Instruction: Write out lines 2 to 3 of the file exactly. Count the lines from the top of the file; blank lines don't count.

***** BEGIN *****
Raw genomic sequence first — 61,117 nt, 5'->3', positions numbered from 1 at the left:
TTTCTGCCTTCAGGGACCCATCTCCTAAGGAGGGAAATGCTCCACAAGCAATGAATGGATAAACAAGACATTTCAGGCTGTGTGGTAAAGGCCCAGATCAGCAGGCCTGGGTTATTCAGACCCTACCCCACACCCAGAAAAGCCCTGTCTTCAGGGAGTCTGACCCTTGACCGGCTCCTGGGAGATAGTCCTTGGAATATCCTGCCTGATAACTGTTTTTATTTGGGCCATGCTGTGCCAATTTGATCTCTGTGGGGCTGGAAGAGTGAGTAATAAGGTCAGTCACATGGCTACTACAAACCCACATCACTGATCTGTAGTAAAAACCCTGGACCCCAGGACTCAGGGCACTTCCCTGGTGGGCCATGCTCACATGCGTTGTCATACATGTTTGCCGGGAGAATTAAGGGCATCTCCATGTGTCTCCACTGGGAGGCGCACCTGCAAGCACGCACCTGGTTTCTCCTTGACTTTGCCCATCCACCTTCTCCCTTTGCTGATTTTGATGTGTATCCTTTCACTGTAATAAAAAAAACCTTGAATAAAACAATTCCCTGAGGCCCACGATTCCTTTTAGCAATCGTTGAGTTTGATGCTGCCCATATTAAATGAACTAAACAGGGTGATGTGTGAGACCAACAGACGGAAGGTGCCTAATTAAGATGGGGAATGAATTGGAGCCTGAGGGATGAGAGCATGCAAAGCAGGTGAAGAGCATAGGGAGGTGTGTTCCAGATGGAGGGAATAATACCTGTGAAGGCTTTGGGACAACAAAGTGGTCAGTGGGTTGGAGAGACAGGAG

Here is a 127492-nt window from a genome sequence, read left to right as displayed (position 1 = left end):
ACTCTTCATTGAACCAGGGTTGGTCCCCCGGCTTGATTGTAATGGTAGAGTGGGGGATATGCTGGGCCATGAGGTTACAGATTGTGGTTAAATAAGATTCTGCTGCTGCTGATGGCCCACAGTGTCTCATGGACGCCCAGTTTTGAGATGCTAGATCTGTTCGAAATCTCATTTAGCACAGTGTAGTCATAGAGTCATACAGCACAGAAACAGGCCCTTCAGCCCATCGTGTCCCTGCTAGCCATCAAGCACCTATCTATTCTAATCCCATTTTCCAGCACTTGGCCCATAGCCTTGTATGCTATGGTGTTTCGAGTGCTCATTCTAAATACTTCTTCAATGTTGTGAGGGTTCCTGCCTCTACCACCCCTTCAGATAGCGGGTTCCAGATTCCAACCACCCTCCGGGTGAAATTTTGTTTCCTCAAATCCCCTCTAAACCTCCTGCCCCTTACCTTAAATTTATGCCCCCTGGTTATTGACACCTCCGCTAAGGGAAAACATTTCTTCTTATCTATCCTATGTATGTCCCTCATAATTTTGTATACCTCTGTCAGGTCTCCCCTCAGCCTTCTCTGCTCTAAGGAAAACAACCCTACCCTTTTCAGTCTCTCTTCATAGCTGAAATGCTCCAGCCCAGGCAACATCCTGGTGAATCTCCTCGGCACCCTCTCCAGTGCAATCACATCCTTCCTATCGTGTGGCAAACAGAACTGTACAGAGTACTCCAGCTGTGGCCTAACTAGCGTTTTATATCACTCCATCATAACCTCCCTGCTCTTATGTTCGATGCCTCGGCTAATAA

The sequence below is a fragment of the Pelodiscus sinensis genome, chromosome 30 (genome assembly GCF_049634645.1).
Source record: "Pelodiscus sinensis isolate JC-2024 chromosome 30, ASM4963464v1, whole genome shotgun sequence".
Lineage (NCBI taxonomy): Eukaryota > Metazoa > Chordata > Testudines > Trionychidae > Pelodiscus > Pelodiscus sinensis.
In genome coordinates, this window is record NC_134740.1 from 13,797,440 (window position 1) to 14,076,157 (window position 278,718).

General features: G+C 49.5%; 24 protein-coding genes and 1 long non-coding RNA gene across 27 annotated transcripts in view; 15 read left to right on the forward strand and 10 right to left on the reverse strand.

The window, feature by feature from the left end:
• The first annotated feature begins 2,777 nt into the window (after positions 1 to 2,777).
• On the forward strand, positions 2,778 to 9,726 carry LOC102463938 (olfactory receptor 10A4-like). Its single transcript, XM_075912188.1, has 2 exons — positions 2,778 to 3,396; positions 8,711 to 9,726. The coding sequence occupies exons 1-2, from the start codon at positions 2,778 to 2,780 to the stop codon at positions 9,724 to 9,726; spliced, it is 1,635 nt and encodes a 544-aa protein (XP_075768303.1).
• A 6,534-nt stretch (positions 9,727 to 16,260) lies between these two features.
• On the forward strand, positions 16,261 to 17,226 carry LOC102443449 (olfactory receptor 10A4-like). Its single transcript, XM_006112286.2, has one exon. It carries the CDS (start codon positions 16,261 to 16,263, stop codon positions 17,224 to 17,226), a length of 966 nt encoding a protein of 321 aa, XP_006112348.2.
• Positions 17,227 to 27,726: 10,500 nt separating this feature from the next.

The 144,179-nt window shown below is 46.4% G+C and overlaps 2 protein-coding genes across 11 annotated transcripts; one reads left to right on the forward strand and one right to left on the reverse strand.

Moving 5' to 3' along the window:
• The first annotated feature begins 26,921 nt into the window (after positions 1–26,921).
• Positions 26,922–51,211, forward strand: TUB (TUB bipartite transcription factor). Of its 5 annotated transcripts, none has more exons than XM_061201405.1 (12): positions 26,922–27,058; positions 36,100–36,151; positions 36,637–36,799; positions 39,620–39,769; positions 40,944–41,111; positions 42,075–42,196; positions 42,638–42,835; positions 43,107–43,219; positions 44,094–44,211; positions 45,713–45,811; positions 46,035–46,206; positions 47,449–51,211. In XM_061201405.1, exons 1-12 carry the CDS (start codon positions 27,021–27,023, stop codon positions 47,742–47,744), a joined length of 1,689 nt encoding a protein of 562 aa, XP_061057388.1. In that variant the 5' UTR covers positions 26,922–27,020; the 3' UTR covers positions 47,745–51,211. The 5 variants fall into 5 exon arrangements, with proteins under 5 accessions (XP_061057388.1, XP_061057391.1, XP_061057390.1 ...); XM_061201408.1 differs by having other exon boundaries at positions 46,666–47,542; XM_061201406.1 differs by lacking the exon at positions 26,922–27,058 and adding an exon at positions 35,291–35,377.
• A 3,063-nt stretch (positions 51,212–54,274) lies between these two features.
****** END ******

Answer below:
TTTCTGCCTTCAGGGACCCATCTCCTAAGGAGGGAAATGCTCCACAAGCAATGAATGGATAAACAAGACATTTCAGGCTGTGTGGTAAAGGCCCAGATCAGCAGGCCTGGGTTATTCAGACCCTACCCCACACCCAGAAAAGCCCTGTCTTCAGGGAGTCTGACCCTTGACCGGCTCCTGGGAGATAGTCCTTGGAATATCCTGCCTGATAACTGTTTTTATTTGGGCCATGCTGTGCCAATTTGATCTCTGTGGGGCTGGAAGAGTGAGTAATAAGGTCAGTCACATGGCTACTACAAACCCACATCACTGATCTGTAGTAAAAACCCTGGACCCCAGGACTCAGGGCACTTCCCTGGTGGGCCATGCTCACATGCGTTGTCATACATGTTTGCCGGGAGAATTAAGGGCATCTCCATGTGTCTCCACTGGGAGGCGCACCTGCAAGCACGCACCTGGTTTCTCCTTGACTTTGCCCATCCACCTTCTCCCTTTGCTGATTTTGATGTGTATCCTTTCACTGTAATAAAAAAAACCTTGAATAAAACAATTCCCTGAGGCCCACGATTCCTTTTAGCAATCGTTGAGTTTGATGCTGCCCATATTAAATGAACTAAACAGGGTGATGTGTGAGACCAACAGACGGAAGGTGCCTAATTAAGATGGGGAATGAATTGGAGCCTGAGGGATGAGAGCATGCAAAGCAGGTGAAGAGCATAGGGAGGTGTGTTCCAGATGGAGGGAATAATACCTGTGAAGGCTTTGGGACAACAAAGTGGTCAGTGGGTTGGAGAGACAGGAG

Here is a 127492-nt window from a genome sequence, read left to right as displayed (position 1 = left end):